“I’m looking forward for chance this year,” Rahal said. “Last year was a tough one for me and for the team. I’m looking forward to what my new engineer, Allen McDonald, has done so far. He is an accomplished engineer and brings a different mindset to our program this year from what we had last year. He and (fellow engineer) Eddie Jones are very close friends and that will help us from the standpoint they are on the same page.

“We needed a bit of life brought back to the team.”

Rahal believes his challenges are to get everything in order before the season starts. The team has defined the areas where it was lacking in 2019. The team needed to improve in research and development after starting behind last season.

“I’m excited for what I see, and I know in the end it will all pay off,” Rahal said. “It’s just a matter of when.

“There is a lot to be excited about for us. We are in a great position as a team. We have great sponsorship and that will allow us to push forward and do the things we need to do.”

Rahal believes at 30, he has a long time ahead of him to win races and championships and maybe even the Indianapolis 500. In order to reach those goals, however, Rahal’s team needs to regain the competitive level he displayed prior to last year.

“We’ve been fortunate to win six times,” Rahal said. “A lot of people come into this sport and never win. I fully recognize there is no reason we can’t win a lot. I don’t care what anybody writes, what anybody thinks – I really feel that when it comes to race day, we perform better than 99 percent of the other people out there.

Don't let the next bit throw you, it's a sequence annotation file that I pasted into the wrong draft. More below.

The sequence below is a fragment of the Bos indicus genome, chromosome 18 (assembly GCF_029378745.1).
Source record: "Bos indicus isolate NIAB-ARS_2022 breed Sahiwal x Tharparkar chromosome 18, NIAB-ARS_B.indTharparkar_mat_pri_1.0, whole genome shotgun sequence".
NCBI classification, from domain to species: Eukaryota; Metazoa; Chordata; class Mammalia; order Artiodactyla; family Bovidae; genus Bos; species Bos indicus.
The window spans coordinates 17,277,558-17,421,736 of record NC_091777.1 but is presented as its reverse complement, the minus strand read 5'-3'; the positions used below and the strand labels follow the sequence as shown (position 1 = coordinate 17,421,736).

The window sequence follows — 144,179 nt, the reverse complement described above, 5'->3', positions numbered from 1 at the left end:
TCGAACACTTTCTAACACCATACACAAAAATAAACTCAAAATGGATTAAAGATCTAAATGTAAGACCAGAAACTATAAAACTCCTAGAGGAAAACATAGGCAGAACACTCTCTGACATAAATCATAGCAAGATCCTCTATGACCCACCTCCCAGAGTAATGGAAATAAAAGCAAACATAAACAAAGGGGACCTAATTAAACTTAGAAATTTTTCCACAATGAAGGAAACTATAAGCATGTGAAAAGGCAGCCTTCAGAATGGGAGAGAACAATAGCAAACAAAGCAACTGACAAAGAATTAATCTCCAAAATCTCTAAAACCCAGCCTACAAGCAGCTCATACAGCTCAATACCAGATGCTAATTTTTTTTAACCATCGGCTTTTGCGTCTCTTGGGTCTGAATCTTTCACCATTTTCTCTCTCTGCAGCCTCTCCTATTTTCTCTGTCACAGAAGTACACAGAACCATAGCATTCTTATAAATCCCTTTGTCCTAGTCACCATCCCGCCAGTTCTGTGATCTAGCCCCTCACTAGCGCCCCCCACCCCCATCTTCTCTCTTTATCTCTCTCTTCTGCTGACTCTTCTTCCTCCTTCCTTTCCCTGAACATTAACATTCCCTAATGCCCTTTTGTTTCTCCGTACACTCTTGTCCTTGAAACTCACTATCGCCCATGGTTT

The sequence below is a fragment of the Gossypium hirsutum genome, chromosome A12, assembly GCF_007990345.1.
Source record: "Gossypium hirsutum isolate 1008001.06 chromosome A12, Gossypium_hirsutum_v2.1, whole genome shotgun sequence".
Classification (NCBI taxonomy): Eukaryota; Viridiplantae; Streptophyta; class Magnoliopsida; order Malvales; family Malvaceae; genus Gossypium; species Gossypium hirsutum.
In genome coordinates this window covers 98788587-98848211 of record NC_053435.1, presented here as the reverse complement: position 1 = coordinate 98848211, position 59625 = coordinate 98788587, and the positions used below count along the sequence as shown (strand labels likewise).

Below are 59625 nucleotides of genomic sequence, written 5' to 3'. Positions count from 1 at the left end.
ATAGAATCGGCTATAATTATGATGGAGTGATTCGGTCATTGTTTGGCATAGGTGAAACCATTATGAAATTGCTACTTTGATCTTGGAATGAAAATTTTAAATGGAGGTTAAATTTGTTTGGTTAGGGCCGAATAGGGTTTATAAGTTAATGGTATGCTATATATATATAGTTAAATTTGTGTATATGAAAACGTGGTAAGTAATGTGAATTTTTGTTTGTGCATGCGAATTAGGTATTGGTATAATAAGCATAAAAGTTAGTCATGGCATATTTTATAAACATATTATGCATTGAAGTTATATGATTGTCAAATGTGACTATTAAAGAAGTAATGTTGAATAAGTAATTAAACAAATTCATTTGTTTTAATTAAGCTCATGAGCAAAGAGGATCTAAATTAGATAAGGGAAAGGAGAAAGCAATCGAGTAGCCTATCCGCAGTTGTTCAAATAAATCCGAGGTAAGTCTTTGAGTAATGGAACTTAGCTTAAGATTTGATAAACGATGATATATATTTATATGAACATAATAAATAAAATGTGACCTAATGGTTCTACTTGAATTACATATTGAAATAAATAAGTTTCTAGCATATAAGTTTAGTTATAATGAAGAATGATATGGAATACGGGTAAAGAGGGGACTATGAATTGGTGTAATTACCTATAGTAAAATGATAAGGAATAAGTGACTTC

“As a team and for myself, we have to qualify better. If we can qualify better, we’ll be a thorn in everybody’s side. We know the rear of our cars just aren’t good enough. When we need to find that extra tenth or two, it’s just not there but absolutely, we want to win.

“I don’t come here year after year to just drive around. Our sponsors don’t invest in us year after year to not see us win. We feel that. But our cars aren’t good enough and we know that.”

Rahal believes the team has identified the problems with the setup of its car. It has a deep engineering staff but hasn’t had a chance to develop the damper program and other important areas that provide a competition setup.

Takuma Sato, the winner of the 101stIndianapolis 500 when he was with Andretti Autosport, scored the team’s only victory in 2018 with a win in the Portland Grand Prix. The two are back this year and have built a respect for each other.

“He’s a good guy,” Rahal said of Sato. “Other than Helio Castroneves, Takuma is probably the happiest man on the planet. He’s a great guy and fits in well with our organization. We pride ourselves on being a family and he fits in extremely well to that.

“We need to do a better job for him as a team. He won a race last year, but we can both do better to win with both cars.

“The Andretti cars are the best right now and the Penske cars will be good. We have a lot of space to close up on those two teams but hopefully, we can do it.”